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Bryn Mawr’s La Mesa Transports Diners to a Tiny, Tucked-Away Slice of Ecuador

Open since 2018, La Mesa serves up llapingachos, chorizo pizzas, and a whole array of wood-fired delights.

Em Cassel|

La Mesa’s llapingachos are a cheesy treat

When Ann Carlson-Yunga and I got on the phone to talk about La Mesa, one of the first things I mentioned was its size. Located in a long and narrow space on the corner of Cedar Lake Road and Oliver Avenue in Minneapolis’s Bryn Mawr neighborhood, the restaurant is cute and compact; even this Eater story, the only piece I could find written after its 2018 opening, mentions the “slim” space. 

But I didn’t realize just how small La Mesa was, in every sense of the word.

“Honestly, it’s four people front of house, four people back of house,” chuckles Ann, who owns the restaurant with her husband Juan Yunga and serves as its front-of-house manager and hostess. “So we’re tiny, yeah.”

Ann and Juan met in the ’90s, when they were working at the Nicollet Island Inn. By the time the couple decided to open a restaurant of their own, Juan had been cooking at local restaurants—including the Mall of America’s California Cafe and the Loring Pasta Bar—for about 20 years.

Juan hails from Cuenca, a city in Ecuador’s Andes Mountains, and while he loved working in a fine-dining setting, those establishments didn't give him the opportunity to cook Latin food. Ann remembers thinking, “Why don’t we do something where, when people say, ‘I love that place!’ they realize it’s you?” They looked for space for several years before finding this one, on a quiet corner not far from their Bryn Mawr home, and opened up a restaurant of their own in 2018. 

La Mesa’s menu isn’t strictly Ecuadorian, though you will find hornado, the country’s famed slow-roasted pork, and llapingachos, those perfect pan-fried potato pancakes. Here, the latter ($12) are served with avocado, aji, and an over-easy egg, giving the cheesy griddled cakes a flavor profile that’s almost brunchy.

Shrimp in coconut sauce, chorizo and roasted corn pizzaEm Cassel

Ann and Juan purchased 230 Cedar Lake Rd. S. right before the pandemic in 2020 and put in some work to fix up the patio, adding a fence that separates it from the sidewalk and conveniently makes it a great spot for dogs to settle in. (During our visit we had the absolute joy of watching a boxer rest its head on the table and get a little bit of people food in return.) It’s peaceful and shaded, with a wide garage door opening into the restaurant.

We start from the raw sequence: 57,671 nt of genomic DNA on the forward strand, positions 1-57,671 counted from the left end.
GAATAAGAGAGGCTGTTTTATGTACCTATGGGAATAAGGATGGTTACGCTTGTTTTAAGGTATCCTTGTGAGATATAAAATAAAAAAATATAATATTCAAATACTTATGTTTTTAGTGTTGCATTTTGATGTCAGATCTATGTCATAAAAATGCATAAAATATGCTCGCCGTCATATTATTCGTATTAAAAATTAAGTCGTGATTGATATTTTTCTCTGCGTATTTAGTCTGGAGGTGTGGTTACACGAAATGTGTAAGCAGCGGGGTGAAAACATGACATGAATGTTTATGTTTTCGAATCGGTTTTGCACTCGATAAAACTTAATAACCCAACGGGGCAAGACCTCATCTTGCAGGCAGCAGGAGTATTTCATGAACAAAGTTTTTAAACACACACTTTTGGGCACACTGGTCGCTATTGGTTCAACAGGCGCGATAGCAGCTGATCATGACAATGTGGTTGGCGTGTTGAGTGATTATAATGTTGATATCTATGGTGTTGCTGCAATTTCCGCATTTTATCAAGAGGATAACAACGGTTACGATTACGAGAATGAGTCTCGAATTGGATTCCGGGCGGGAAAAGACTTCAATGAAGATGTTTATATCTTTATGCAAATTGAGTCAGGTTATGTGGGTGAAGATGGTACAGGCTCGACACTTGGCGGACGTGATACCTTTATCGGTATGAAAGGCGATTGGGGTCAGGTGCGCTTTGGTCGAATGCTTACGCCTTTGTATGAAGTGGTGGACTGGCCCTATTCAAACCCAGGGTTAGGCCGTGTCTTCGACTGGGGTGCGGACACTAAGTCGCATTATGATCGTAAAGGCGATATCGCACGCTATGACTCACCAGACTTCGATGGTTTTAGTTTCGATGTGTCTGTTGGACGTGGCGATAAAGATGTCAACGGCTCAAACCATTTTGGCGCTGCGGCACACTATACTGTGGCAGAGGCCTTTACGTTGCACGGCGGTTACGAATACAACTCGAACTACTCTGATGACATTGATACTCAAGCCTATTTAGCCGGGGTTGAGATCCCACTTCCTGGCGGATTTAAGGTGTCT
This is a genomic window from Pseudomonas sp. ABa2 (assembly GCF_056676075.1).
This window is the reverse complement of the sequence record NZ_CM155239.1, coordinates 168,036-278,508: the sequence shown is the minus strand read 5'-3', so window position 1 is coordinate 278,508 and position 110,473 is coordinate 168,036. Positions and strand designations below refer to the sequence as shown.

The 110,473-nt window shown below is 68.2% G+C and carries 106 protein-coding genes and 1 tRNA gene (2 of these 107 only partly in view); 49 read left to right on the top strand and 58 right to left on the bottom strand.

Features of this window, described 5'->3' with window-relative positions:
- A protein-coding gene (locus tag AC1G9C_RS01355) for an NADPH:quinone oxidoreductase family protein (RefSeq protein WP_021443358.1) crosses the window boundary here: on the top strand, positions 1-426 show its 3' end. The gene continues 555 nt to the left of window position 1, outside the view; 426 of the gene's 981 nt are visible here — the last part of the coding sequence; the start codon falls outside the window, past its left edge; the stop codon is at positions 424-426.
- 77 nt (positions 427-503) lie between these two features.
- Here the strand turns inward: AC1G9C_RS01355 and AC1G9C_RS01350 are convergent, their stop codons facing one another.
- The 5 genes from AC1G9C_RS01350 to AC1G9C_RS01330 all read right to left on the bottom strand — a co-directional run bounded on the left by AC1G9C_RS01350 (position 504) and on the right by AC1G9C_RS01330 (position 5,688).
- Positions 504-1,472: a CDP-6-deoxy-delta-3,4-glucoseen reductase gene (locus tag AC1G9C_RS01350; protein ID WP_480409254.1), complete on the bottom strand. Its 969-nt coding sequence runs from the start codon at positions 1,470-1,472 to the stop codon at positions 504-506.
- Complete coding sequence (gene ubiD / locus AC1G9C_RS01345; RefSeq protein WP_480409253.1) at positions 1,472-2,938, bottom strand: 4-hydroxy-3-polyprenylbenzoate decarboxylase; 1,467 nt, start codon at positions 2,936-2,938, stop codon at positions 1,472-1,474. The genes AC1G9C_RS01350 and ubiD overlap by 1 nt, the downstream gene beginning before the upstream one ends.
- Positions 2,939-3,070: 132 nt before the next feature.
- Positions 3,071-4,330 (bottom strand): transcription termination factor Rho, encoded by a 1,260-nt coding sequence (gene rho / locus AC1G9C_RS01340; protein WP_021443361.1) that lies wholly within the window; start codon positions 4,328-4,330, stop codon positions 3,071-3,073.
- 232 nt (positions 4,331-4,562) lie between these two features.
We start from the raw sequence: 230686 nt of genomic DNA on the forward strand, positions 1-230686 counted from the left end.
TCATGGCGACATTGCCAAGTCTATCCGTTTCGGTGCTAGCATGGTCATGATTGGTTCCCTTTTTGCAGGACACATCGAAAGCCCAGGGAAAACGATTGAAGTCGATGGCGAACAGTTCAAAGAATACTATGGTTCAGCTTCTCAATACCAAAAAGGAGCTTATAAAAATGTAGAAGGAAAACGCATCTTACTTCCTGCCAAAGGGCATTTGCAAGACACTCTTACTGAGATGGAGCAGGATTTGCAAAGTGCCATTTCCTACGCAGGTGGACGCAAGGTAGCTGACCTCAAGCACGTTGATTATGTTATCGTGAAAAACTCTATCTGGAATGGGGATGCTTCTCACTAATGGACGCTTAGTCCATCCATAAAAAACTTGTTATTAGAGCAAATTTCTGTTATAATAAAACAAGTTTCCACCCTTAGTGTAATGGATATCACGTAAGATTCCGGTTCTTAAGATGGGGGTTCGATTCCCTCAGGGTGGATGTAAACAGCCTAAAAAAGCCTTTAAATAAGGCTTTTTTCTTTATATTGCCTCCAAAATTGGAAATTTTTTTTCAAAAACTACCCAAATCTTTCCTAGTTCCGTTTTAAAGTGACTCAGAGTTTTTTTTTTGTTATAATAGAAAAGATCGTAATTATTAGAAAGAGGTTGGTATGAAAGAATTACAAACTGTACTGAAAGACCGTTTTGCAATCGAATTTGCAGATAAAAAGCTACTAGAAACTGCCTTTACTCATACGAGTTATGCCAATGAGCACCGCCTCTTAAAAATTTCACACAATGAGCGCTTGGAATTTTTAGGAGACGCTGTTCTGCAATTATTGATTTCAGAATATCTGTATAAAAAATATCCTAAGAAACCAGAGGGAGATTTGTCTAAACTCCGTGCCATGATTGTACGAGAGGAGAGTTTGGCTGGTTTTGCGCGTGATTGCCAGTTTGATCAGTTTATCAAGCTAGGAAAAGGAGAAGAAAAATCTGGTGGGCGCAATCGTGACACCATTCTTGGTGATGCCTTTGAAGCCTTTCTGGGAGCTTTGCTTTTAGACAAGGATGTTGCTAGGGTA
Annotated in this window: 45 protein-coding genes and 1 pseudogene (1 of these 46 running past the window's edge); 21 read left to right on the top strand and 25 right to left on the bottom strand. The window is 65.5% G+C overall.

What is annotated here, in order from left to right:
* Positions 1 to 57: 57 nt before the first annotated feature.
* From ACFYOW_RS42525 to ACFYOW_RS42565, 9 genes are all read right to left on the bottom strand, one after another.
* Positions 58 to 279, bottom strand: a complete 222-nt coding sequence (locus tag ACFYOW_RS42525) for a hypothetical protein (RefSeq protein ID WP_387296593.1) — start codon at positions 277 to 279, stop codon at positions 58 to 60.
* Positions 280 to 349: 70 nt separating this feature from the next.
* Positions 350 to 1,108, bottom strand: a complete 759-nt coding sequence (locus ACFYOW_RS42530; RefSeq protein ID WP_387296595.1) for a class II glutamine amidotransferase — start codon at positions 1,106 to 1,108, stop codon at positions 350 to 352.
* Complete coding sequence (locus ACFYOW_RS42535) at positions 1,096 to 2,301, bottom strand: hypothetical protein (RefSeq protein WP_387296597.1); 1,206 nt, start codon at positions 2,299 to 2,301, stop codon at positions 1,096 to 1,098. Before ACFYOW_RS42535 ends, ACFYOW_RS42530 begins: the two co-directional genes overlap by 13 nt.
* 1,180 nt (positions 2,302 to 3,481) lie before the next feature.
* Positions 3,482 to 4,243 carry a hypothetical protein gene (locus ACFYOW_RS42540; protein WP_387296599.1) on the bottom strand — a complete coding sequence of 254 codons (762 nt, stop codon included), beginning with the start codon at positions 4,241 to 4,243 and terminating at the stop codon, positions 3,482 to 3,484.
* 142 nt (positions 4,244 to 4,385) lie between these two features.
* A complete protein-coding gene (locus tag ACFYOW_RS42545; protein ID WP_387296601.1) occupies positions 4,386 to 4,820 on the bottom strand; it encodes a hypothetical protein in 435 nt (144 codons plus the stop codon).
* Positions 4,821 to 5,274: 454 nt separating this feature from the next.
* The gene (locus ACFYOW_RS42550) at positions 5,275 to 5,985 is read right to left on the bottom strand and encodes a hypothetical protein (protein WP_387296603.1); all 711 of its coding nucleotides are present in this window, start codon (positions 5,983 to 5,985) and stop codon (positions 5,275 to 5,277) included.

And while it’s not quite enough to make you believe you’re in South America, the Andean Sour ($13), a delightfully perplexing cocktail made with the Ecuadorian spirit Zhumir, is herbal and refreshing enough to get you close. A bowl of La Mesa’s citrusy ceviche de camaron ($14.50), with chubby shrimps in a brothy, gazpacho-like base, gets you nearer to the equator still.

But throughout the menu, whether strictly Ecuadorian or not, Juan’s heritage is evident in the warm, wood-fired dishes. A creamy coconut shrimp entree ($25) arrives artfully plated and accompanied by sweet plantains; pizza toppings include roasted corn and chorizo. We went ahead and added chorizo to the corn pizza ($16) for a blend of sweet and savory, and were rewarded with a gentle chili heat and lots of cheese, all arranged on some of the best crust I've enjoyed on a Twin Cities pie. 

While the menu isn’t sprawling, it’s cohesive and comprehensive. (In other words, if your kids are feeling picky, there are burgers, tacos, and a pepperoni pizza.) It suits the small space, and it feels personal to the couple, who, Ann says simply, love working hard, putting out appealing plates, and giving folks in their neighborhood a nice place to spend the evening. 

The result is a cozy corner nook that welcomes tons of regulars; she knows, because she greets everyone at the hostess stand, where she estimates she recognizes maybe 60% of the folks who come in on a given evening. 

“Over the years, we’ve just kind of figured out how to do everything ourselves and only have a handful of people with us, really good people to work with,” Ann says. They’re open just five hours at a time, five days a week. That’s the schedule that works for their small staff, and it seems to suit guests just fine.  

La Mesa is the kind of neighborhood gem that’s rarer and rarer—small, familiar, and embedded in the neighborhood, where you’ll see the same faces in the kitchen, and maybe even at the table next to you. 

“There’s that feeling of: We’re actually doing this for our friends and neighbors,” Ann says. “When people walk out, they walk by the kitchen, and they’re like, ‘Thanks,’ and we’re like, ‘Yeah, great, we’ll see you next week!’”

La Mesa
Address: 230 Cedar Lake Rd., Minneapolis
Hours: Tuesday-Saturday, 5-10 p.m.

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